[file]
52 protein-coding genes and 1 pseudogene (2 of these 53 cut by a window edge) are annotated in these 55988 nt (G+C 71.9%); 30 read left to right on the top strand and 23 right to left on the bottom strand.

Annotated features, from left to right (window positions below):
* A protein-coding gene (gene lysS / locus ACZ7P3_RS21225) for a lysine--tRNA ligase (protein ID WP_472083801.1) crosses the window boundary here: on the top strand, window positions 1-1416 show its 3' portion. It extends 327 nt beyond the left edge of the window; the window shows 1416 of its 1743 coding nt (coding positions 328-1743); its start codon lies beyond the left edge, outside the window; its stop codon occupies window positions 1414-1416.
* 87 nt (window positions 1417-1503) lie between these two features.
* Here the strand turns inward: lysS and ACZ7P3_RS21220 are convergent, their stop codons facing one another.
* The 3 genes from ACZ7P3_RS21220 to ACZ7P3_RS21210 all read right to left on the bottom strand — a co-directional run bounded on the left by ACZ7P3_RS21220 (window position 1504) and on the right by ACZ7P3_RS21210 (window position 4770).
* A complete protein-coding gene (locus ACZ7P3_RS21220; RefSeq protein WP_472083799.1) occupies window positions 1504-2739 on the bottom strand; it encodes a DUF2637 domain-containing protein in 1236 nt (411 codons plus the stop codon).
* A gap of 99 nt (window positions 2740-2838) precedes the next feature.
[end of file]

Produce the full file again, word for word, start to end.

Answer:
52 protein-coding genes and 1 pseudogene (2 of these 53 cut by a window edge) are annotated in these 55988 nt (G+C 71.9%); 30 read left to right on the top strand and 23 right to left on the bottom strand.

Annotated features, from left to right (window positions below):
* A protein-coding gene (gene lysS / locus ACZ7P3_RS21225) for a lysine--tRNA ligase (protein ID WP_472083801.1) crosses the window boundary here: on the top strand, window positions 1-1416 show its 3' portion. It extends 327 nt beyond the left edge of the window; the window shows 1416 of its 1743 coding nt (coding positions 328-1743); its start codon lies beyond the left edge, outside the window; its stop codon occupies window positions 1414-1416.
* 87 nt (window positions 1417-1503) lie between these two features.
* Here the strand turns inward: lysS and ACZ7P3_RS21220 are convergent, their stop codons facing one another.
* The 3 genes from ACZ7P3_RS21220 to ACZ7P3_RS21210 all read right to left on the bottom strand — a co-directional run bounded on the left by ACZ7P3_RS21220 (window position 1504) and on the right by ACZ7P3_RS21210 (window position 4770).
* A complete protein-coding gene (locus ACZ7P3_RS21220; RefSeq protein WP_472083799.1) occupies window positions 1504-2739 on the bottom strand; it encodes a DUF2637 domain-containing protein in 1236 nt (411 codons plus the stop codon).
* A gap of 99 nt (window positions 2740-2838) precedes the next feature.